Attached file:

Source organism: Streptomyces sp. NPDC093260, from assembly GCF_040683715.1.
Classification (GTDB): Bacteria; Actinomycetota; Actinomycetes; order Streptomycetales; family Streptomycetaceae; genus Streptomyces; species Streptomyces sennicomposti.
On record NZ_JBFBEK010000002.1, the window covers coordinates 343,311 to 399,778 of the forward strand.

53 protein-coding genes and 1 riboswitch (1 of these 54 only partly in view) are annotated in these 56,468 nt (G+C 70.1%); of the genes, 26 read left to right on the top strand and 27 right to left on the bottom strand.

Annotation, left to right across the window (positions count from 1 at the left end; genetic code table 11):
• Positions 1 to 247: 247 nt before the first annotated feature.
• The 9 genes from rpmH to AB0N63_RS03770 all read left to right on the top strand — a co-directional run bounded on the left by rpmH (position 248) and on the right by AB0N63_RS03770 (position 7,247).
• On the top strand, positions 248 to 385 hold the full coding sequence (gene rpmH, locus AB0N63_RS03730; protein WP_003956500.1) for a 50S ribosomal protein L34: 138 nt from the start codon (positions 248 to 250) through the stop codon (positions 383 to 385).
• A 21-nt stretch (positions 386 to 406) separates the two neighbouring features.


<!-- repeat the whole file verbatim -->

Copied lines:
Source organism: Streptomyces sp. NPDC093260, from assembly GCF_040683715.1.
Classification (GTDB): Bacteria; Actinomycetota; Actinomycetes; order Streptomycetales; family Streptomycetaceae; genus Streptomyces; species Streptomyces sennicomposti.
On record NZ_JBFBEK010000002.1, the window covers coordinates 343,311 to 399,778 of the forward strand.

53 protein-coding genes and 1 riboswitch (1 of these 54 only partly in view) are annotated in these 56,468 nt (G+C 70.1%); of the genes, 26 read left to right on the top strand and 27 right to left on the bottom strand.

Annotation, left to right across the window (positions count from 1 at the left end; genetic code table 11):
• Positions 1 to 247: 247 nt before the first annotated feature.
• The 9 genes from rpmH to AB0N63_RS03770 all read left to right on the top strand — a co-directional run bounded on the left by rpmH (position 248) and on the right by AB0N63_RS03770 (position 7,247).
• On the top strand, positions 248 to 385 hold the full coding sequence (gene rpmH, locus AB0N63_RS03730; protein WP_003956500.1) for a 50S ribosomal protein L34: 138 nt from the start codon (positions 248 to 250) through the stop codon (positions 383 to 385).
• A 21-nt stretch (positions 386 to 406) separates the two neighbouring features.